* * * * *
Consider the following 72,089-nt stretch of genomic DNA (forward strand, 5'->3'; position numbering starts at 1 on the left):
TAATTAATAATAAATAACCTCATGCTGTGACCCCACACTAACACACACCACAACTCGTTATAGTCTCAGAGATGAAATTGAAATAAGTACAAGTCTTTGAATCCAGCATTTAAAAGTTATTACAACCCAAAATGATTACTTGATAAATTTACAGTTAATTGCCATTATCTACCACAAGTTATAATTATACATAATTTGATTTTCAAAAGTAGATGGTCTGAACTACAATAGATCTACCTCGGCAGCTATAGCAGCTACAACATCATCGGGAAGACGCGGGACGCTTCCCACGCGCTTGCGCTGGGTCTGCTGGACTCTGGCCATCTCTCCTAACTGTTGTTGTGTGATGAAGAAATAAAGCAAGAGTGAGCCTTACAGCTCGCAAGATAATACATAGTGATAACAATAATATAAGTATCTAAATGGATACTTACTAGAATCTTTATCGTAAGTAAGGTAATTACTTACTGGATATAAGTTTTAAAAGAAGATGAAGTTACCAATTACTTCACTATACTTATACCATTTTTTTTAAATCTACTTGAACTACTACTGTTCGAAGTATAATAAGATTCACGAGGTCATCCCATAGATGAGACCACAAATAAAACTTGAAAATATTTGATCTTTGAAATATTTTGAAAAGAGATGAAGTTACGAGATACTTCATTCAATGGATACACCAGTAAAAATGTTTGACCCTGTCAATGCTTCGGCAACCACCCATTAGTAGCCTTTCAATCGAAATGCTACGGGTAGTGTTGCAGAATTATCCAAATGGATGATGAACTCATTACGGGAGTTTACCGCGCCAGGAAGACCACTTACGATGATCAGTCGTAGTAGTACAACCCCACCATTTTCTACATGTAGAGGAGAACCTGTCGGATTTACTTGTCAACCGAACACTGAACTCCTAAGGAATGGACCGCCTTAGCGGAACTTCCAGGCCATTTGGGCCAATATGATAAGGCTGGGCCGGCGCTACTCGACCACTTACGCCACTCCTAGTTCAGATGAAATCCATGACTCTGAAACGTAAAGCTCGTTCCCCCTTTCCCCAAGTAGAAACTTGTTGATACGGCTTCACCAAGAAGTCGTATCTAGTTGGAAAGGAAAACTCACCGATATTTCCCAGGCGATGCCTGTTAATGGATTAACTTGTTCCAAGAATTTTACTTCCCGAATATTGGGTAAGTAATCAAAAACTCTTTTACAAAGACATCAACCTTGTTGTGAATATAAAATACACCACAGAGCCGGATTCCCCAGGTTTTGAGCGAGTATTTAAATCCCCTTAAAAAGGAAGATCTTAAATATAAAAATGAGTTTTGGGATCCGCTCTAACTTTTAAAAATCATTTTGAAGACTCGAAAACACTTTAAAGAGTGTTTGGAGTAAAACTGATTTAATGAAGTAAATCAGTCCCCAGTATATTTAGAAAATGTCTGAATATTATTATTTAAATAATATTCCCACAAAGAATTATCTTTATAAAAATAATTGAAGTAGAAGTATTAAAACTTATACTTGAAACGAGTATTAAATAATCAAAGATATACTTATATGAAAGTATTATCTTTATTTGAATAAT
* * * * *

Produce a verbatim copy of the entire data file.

Consider the following 72,089-nt stretch of genomic DNA (forward strand, 5'->3'; position numbering starts at 1 on the left):
TAATTAATAATAAATAACCTCATGCTGTGACCCCACACTAACACACACCACAACTCGTTATAGTCTCAGAGATGAAATTGAAATAAGTACAAGTCTTTGAATCCAGCATTTAAAAGTTATTACAACCCAAAATGATTACTTGATAAATTTACAGTTAATTGCCATTATCTACCACAAGTTATAATTATACATAATTTGATTTTCAAAAGTAGATGGTCTGAACTACAATAGATCTACCTCGGCAGCTATAGCAGCTACAACATCATCGGGAAGACGCGGGACGCTTCCCACGCGCTTGCGCTGGGTCTGCTGGACTCTGGCCATCTCTCCTAACTGTTGTTGTGTGATGAAGAAATAAAGCAAGAGTGAGCCTTACAGCTCGCAAGATAATACATAGTGATAACAATAATATAAGTATCTAAATGGATACTTACTAGAATCTTTATCGTAAGTAAGGTAATTACTTACTGGATATAAGTTTTAAAAGAAGATGAAGTTACCAATTACTTCACTATACTTATACCATTTTTTTTAAATCTACTTGAACTACTACTGTTCGAAGTATAATAAGATTCACGAGGTCATCCCATAGATGAGACCACAAATAAAACTTGAAAATATTTGATCTTTGAAATATTTTGAAAAGAGATGAAGTTACGAGATACTTCATTCAATGGATACACCAGTAAAAATGTTTGACCCTGTCAATGCTTCGGCAACCACCCATTAGTAGCCTTTCAATCGAAATGCTACGGGTAGTGTTGCAGAATTATCCAAATGGATGATGAACTCATTACGGGAGTTTACCGCGCCAGGAAGACCACTTACGATGATCAGTCGTAGTAGTACAACCCCACCATTTTCTACATGTAGAGGAGAACCTGTCGGATTTACTTGTCAACCGAACACTGAACTCCTAAGGAATGGACCGCCTTAGCGGAACTTCCAGGCCATTTGGGCCAATATGATAAGGCTGGGCCGGCGCTACTCGACCACTTACGCCACTCCTAGTTCAGATGAAATCCATGACTCTGAAACGTAAAGCTCGTTCCCCCTTTCCCCAAGTAGAAACTTGTTGATACGGCTTCACCAAGAAGTCGTATCTAGTTGGAAAGGAAAACTCACCGATATTTCCCAGGCGATGCCTGTTAATGGATTAACTTGTTCCAAGAATTTTACTTCCCGAATATTGGGTAAGTAATCAAAAACTCTTTTACAAAGACATCAACCTTGTTGTGAATATAAAATACACCACAGAGCCGGATTCCCCAGGTTTTGAGCGAGTATTTAAATCCCCTTAAAAAGGAAGATCTTAAATATAAAAATGAGTTTTGGGATCCGCTCTAACTTTTAAAAATCATTTTGAAGACTCGAAAACACTTTAAAGAGTGTTTGGAGTAAAACTGATTTAATGAAGTAAATCAGTCCCCAGTATATTTAGAAAATGTCTGAATATTATTATTTAAATAATATTCCCACAAAGAATTATCTTTATAAAAATAATTGAAGTAGAAGTATTAAAACTTATACTTGAAACGAGTATTAAATAATCAAAGATATACTTATATGAAAGTATTATCTTTATTTGAATAAT